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“We must have a pie. Stress cannot exist in the presence of a pie.”
― David Mamet

Communicating the Science of Agriculture

In October of 2013, I had the distinct pleasure of sharing the podium with Dr. Kevin Folta and Ms. Michele Payn-Knoper as we tackled the very complex (yet fascinating) issue of ag science communication.

It was an unusually chilly day, the frost clung heavily to the evergreens and an eery fog hung over the South Saskatchewan River. But nothing but warmth and the prospect of good discussion greeted us when we arrived at Riverside Golf and Country Club for the day’s events.

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There were 40+ people in attendance: farmers, scientists, policy makers and academics. It was a great day and much of what was discussed is summarized in interviews with Kevin, Michele and me that are currently up on the Genome Prairie website.

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Kevin Folta presents to the crowd gathered at Riverside Golf and Country Club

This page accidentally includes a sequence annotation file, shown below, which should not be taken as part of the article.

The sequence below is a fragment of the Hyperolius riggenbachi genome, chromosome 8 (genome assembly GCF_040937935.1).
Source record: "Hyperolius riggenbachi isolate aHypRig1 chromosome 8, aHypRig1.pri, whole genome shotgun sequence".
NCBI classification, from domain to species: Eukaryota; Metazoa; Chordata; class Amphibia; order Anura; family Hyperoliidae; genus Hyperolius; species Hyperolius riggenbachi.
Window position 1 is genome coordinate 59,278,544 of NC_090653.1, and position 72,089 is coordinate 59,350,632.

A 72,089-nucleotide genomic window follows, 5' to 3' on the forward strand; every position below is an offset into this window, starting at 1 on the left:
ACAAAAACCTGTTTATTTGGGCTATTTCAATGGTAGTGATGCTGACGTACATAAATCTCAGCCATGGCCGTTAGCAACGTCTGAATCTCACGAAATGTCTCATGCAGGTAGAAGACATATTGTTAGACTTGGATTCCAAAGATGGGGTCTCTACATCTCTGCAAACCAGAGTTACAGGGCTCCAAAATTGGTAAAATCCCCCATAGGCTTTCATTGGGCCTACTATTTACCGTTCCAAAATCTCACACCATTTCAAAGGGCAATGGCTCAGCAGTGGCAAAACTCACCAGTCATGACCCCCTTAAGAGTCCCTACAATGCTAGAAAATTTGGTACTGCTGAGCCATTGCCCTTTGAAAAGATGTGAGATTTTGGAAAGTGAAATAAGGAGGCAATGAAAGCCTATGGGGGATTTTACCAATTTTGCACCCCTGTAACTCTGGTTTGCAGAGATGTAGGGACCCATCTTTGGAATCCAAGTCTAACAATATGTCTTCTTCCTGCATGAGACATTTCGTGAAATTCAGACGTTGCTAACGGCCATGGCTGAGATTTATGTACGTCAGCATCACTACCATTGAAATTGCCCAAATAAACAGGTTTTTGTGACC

Kevin and me.

Kevin and me.

Guess what? It turns out that the event in 2013 was an inaugural one.  The Communicating the Science of Agriculture 2014 workshop will be held this year on October 9, 2014 at the Willows Golf and Country Club in Saskatoon, Saskatchewan.  Our guest is Dr. Steve Savage, plant pathologist, science communicator and author of the blog Applied Mythology.  Register before October 1st to ensure your spot in the workshop!

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“Keep looking up! I learn from the past, dream about the future and look up. There’s nothing like a beautiful sunset to end a healthy day.” – Rachel Boston

The full farm and food immersion experience at #CanolaConnect!

Canola Connect Camp "swag"

Canola Connect Camp “swag”

I was excited to participate last week in the third annual Canola Connect Camp, hosted by the Manitoba Canola Growers Association. It was a full farm and food immersion experience! Writers, dieticians, chefs, media personnel and other food saavy folks, hailing from Alberta, Ontario and Manitoba, were on board the Canola Connect bus as we made tracks around western Manitoba (the Parkland Region) visiting farms and food production operations. We even got to tour the inside of a (circa 1976) grain elevator in Russell, Manitoba!